He testified that the NRC is reviewing construction and operating license applications from 17 companies or groups of companies for 26 new reactors totaling 34,200 MW. The new plants will be built at a measured pace over the next 10-15 years. NEI estimates a new nuclear power plant could cost $6 billion to $8 billion, including financing costs.

Under policy actions, Fertel said NEI is encouraged by Energy Secretary Steven Chu’s intent, expressed before this committee during his confirmation hearing and at other times, to address the difficulties that have arisen during implementation of the Title XVII loan guarantee program. He said many of these problems can be corrected through rulemaking, and NEI understands that DOE is developing revised rules to address defects in the current rule and to implement the new loan guarantee program authorized in the economic stimulus legislation.

On the subject to management of used nuclear fuel Fertel said it "is managed safely and securely at nuclear plant sites today, and can be managed safely and securely for an extended period of time. For this reason, used nuclear fuel does not represent an impediment to new nuclear plant development in the near term. It is, however, an issue that must be addressed for the long-term." He indicated that the Obama Administration has made it clear that Yucca Mountain “is not an option.”

He said, the nuclear industry’s position on used fuel management is clear: " The Nuclear Waste Policy Act establishes an unequivocal federal legal obligation to manage used nuclear fuel, and remains the law of the land. Until that law is changed, the nuclear industry believes the NRC’s review of the Yucca Mountain license application should continue. If the administration unilaterally decides to abandon the Yucca Mountain project without enacting new legislation to modify or replace existing law, it should expect a new wave of lawsuits seeking further damage payments and refunds of at least $22 billion in the Nuclear Waste Fund already collected from consumers that has not been spent on the program.Given the uncertainties associated with the Yucca Mountain project, DOE should reduce the fee paid by consumers to cover only costs incurred by DOE, NRC and local Nevada government units that provide oversight of the program. . ."

Dr. Thomas Cochran, Senior Scientist for the NRDC Nuclear Program testified and said that NRDC's testimony focused on three issues: a) whether additional federal loan guarantees should be provided to construct new nuclear power plants; b) whether the United States should engage in reprocessing of spent nuclear fuel; and c) whether Congress should intervene in the Nuclear Regulatory Commission's proposed rulemakings on temporary storage of spent fuel and so-called "waste confidence," that is, "whether sufficient confidence exists today in the long-term ability to isolate spent fuel from the biosphere that we can responsibly license new reactors that will add to the nuclear waste burden."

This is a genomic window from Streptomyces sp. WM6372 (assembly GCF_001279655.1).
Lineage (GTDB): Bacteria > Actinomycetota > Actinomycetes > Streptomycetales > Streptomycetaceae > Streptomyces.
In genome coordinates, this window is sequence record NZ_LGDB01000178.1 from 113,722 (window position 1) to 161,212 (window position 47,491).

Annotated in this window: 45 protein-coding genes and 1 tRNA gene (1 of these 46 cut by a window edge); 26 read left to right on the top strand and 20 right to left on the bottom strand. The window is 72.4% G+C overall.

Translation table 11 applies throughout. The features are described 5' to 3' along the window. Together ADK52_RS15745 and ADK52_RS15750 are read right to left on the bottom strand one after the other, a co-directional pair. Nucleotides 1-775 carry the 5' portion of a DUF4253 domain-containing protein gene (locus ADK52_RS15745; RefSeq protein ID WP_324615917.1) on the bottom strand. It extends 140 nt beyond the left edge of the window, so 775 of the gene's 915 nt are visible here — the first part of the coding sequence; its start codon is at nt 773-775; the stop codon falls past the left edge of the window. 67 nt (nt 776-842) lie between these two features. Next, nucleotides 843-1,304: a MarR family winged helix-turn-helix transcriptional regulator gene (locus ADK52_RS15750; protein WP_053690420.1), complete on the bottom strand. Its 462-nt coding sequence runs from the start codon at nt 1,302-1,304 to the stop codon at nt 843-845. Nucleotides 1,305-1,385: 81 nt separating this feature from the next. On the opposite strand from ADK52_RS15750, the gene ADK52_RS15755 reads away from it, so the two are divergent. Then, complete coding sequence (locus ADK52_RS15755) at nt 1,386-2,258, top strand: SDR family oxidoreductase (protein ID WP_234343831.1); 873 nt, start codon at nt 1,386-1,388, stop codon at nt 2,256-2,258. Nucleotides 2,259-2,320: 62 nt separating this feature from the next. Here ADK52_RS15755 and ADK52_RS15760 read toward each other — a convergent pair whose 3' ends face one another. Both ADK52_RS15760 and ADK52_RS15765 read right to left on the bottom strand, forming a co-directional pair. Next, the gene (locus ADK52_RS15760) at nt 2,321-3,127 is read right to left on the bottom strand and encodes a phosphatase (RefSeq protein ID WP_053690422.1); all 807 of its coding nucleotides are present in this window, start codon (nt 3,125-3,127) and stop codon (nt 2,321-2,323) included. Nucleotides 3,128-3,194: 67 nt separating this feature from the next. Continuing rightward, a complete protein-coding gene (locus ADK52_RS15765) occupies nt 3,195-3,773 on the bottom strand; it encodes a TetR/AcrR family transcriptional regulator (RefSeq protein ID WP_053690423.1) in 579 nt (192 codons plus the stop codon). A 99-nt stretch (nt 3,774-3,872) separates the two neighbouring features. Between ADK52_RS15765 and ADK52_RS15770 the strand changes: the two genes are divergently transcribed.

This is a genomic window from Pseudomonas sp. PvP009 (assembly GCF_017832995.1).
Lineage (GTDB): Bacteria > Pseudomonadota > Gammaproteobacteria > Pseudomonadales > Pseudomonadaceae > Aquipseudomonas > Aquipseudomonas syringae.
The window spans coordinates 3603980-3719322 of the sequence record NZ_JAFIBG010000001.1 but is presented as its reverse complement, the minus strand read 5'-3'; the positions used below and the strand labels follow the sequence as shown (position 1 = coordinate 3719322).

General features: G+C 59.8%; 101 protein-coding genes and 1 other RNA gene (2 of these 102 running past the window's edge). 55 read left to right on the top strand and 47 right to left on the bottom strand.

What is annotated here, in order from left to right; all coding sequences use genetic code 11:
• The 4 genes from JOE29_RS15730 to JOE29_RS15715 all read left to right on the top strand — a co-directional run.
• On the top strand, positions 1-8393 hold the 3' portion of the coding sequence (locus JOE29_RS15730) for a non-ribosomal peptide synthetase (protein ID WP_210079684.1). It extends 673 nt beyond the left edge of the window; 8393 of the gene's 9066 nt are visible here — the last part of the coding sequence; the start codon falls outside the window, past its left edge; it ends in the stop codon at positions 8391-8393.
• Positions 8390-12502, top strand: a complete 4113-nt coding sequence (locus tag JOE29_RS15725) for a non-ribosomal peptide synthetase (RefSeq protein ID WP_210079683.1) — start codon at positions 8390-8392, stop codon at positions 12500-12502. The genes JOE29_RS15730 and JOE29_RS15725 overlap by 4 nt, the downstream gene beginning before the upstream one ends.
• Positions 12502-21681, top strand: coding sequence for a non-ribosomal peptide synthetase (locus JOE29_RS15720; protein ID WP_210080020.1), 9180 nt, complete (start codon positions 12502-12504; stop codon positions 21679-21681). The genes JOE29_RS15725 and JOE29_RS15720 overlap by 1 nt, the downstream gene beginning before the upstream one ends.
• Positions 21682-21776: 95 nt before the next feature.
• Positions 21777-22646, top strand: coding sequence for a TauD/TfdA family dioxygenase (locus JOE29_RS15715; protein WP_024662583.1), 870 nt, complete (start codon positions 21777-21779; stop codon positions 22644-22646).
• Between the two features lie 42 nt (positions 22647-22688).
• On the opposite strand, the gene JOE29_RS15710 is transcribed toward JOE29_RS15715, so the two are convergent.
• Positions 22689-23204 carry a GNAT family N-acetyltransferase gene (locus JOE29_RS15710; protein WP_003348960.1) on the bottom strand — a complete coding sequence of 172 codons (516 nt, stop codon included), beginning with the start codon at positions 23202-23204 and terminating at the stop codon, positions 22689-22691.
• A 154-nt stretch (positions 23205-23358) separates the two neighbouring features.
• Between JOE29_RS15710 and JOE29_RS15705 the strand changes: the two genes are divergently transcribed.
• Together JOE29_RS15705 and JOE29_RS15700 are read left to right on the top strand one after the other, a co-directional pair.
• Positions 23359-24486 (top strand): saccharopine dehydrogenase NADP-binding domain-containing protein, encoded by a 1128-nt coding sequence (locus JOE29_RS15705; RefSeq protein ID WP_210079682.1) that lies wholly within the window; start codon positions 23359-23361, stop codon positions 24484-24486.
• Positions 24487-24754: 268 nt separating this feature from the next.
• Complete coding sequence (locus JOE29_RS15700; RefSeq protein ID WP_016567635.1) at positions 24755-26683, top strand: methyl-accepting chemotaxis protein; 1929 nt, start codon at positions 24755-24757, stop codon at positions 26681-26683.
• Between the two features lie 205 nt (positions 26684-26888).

On Spent Fuel Reprocessing, NRDC said, "The federal government should not encourage or support commercial spent fuel processing. Putting aside for the moment the serious proliferation and security concerns in any future global shift toward reprocessing, it's clear that combating climate change is an urgent task that requires near term investments yielding huge decarbonization dividends on a 5 to 20 year timescale. . .Congress and the new Administration should terminate funding for the Global Nuclear Energy Partnership (GNEP) and its associated efforts to close the nuclear fuel cycle and introduce fast burner reactors in the United States [See WIMS 5/23/08]."

On Nuclear Waste Disposal, NRDC said, "As the political sun sets on the proposed Yucca Mountain project, the federal government needs to begin identifying alternative geological disposal sites for the country's nuclear waste. Congress should initiate a search for a new geologic repository site for the disposal of spent fuel, and insure that adequate federal funding is available to retain the technical community associated with the Yucca Mountain project, so that this expertise will be available to assess and develop new proposed geological waste disposal sites. The Congress should not interfere in the NRC's ongoing Waste Confidence and Temporary Storage rulemakings, and let this regulatory body attempt to fulfill its independent regulatory mandate."

Access the hearing website for links to all testimony and a webcast (
click here). Access the statement from Senator Bingaman (click here). Access the statement from Senator Murkowski (click here). [*Energy/Nuclear]